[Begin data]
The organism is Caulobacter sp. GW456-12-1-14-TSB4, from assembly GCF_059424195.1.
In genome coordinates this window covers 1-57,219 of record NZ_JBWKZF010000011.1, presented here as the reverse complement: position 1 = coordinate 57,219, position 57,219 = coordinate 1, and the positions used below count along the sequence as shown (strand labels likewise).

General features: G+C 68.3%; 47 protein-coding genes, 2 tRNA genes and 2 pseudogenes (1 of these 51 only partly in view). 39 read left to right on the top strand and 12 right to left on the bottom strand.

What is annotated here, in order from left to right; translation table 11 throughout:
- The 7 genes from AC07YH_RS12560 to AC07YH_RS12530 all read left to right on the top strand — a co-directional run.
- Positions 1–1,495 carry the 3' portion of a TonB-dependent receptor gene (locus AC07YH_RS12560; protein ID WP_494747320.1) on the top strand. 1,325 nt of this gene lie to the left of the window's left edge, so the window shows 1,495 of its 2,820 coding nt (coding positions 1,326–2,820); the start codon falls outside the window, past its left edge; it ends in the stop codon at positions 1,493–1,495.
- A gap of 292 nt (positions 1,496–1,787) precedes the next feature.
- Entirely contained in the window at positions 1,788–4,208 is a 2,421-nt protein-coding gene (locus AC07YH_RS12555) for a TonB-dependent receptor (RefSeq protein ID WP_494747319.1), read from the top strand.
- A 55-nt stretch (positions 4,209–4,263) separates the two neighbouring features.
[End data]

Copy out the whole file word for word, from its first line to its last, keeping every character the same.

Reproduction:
The organism is Caulobacter sp. GW456-12-1-14-TSB4, from assembly GCF_059424195.1.
In genome coordinates this window covers 1-57,219 of record NZ_JBWKZF010000011.1, presented here as the reverse complement: position 1 = coordinate 57,219, position 57,219 = coordinate 1, and the positions used below count along the sequence as shown (strand labels likewise).

General features: G+C 68.3%; 47 protein-coding genes, 2 tRNA genes and 2 pseudogenes (1 of these 51 only partly in view). 39 read left to right on the top strand and 12 right to left on the bottom strand.

What is annotated here, in order from left to right; translation table 11 throughout:
- The 7 genes from AC07YH_RS12560 to AC07YH_RS12530 all read left to right on the top strand — a co-directional run.
- Positions 1–1,495 carry the 3' portion of a TonB-dependent receptor gene (locus AC07YH_RS12560; protein ID WP_494747320.1) on the top strand. 1,325 nt of this gene lie to the left of the window's left edge, so the window shows 1,495 of its 2,820 coding nt (coding positions 1,326–2,820); the start codon falls outside the window, past its left edge; it ends in the stop codon at positions 1,493–1,495.
- A gap of 292 nt (positions 1,496–1,787) precedes the next feature.
- Entirely contained in the window at positions 1,788–4,208 is a 2,421-nt protein-coding gene (locus AC07YH_RS12555) for a TonB-dependent receptor (RefSeq protein ID WP_494747319.1), read from the top strand.
- A 55-nt stretch (positions 4,209–4,263) separates the two neighbouring features.